This is a quite nice hardcover with 15 of M.R.James' supernatural tales; they are most often referred to as "ghost stories", but some of them have creepy elements other than ghosts, as well. If you enjoy older, civilized literature (but by no means "archaic") you will enjoy these tales...I was first steered toward M.R.James by a peculiar fellow named H.P.Lovecraft in his essential "Supernatural Horror In Literature" essay, so that gives one an idea of James' flavour. Quite dry (but not to the point of lifelessness, there is often wry wit or even sentimentality on display) story-telling, with much emphasis on architecture and setting (much like the Master HPL himself). Quite a few out-dated turns of phrase are employed, but nothing completely baffling for the modern reader (in fact, some stories use Latin phrases that are usually actually TRANSLATED for the reader, which is very handy in comparison to those authors who simply assumed we all know Latin). I would say that James is more concise than Lovecraft (but isn't as able to really creep the reader out with such effectiveness), and especially more than Poe. The stories are mostly quite interesting, straying from predictible ghostly formulae, and do produce plenty of shudders and looking-over-of-shoulders. They range from 6 to 18 pages long, with the bulk of these being 10 pages. The stories are selected by Michael Cox (who also provides a rather scholarly THIRTY PAGE intro, complete with some nifty photos). The book features, throughout, nice ethereal sketches and drawings by Rosalind Caldecott. These illustrations are wispy and spectral for the most part, but only a very few actually portray anything supernatural or creepy...mostly buildings and landscapes. They suit the stories well, especially James' penchant for describing settings. But, perhaps here is THE most helpful part of this review, a list of the stories:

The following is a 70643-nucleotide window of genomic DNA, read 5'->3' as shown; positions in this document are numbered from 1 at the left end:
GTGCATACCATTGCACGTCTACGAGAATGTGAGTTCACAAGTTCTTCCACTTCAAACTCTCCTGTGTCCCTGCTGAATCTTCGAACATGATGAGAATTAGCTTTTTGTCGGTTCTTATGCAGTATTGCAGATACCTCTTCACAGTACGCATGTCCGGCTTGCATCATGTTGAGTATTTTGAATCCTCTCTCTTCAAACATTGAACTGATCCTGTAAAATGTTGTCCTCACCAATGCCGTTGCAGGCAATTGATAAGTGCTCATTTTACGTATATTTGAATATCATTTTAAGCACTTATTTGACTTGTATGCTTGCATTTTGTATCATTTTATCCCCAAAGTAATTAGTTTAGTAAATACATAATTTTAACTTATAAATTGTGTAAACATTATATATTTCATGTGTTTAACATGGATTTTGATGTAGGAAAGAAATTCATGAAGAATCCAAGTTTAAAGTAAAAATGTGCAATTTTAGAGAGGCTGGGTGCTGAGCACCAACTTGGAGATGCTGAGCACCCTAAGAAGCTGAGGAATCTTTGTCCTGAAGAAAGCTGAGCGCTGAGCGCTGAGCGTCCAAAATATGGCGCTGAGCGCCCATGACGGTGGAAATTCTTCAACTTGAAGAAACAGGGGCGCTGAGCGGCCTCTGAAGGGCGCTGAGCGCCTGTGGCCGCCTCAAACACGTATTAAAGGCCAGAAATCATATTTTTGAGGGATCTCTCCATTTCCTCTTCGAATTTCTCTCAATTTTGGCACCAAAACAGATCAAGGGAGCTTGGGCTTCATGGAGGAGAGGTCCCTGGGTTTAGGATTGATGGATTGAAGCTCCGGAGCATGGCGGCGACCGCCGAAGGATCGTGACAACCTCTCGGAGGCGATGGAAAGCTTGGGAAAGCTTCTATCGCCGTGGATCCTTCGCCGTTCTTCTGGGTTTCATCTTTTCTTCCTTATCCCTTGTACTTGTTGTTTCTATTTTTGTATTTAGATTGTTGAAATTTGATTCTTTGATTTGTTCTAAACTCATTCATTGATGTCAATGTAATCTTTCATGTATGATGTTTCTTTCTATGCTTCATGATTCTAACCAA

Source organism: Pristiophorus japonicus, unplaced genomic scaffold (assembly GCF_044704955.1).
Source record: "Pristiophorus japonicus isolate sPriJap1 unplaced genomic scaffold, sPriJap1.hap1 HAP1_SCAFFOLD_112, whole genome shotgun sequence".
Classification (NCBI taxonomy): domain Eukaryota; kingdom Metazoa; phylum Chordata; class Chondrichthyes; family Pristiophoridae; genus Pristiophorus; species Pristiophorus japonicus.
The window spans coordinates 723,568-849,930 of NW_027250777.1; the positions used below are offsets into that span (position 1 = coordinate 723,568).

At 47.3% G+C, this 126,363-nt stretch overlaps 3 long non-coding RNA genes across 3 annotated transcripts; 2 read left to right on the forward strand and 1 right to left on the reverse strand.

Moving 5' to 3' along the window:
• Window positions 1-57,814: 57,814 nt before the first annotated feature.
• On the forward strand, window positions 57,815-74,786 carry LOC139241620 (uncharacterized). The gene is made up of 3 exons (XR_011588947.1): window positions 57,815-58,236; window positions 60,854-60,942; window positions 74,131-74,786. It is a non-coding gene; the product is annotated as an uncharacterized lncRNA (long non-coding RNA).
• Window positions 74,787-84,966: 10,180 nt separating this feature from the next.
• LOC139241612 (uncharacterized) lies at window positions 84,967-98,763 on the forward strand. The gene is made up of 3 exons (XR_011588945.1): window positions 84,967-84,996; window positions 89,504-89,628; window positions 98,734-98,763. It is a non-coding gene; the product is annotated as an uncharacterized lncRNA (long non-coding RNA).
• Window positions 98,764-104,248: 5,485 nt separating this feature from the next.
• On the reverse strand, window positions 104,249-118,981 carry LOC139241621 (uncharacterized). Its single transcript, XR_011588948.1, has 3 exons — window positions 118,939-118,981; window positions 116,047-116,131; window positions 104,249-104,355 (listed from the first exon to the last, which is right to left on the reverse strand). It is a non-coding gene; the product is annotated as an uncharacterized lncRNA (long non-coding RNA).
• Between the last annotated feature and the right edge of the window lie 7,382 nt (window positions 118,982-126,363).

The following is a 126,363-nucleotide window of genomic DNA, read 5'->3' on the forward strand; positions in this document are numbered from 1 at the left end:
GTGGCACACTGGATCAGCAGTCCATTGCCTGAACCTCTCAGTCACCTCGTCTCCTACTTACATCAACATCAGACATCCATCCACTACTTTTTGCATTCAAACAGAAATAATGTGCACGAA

1)Canon Alberic's Scrap-Book
6)"Oh, Whistle, and I'll Come to You, My Lad"
7)The Tractate Middoth
8)The Stalls of Barchester Cathedral
10)Mr. Humphreys and His Inheritance
11)The Residence at Whitminster
12)A Neighbour's Landmark
13)A View From a Hill
14)A Warning to the Curious
There are a series of (I believe) 3 books, edited by noted and worthy scholar S.T.Joshi that are purported to include all of James' creepy stories (including "Casting the Runes" which was the basis for the excellent film "Night/Curse of the Demon", which is a good indicator of how James' stories are...if you liked that film, you'll like his stories; if you didn't like the film, you may still like the stories!) The collection reviewed here is a nice taster, and will give you an idea of whether or not to collect all his stories.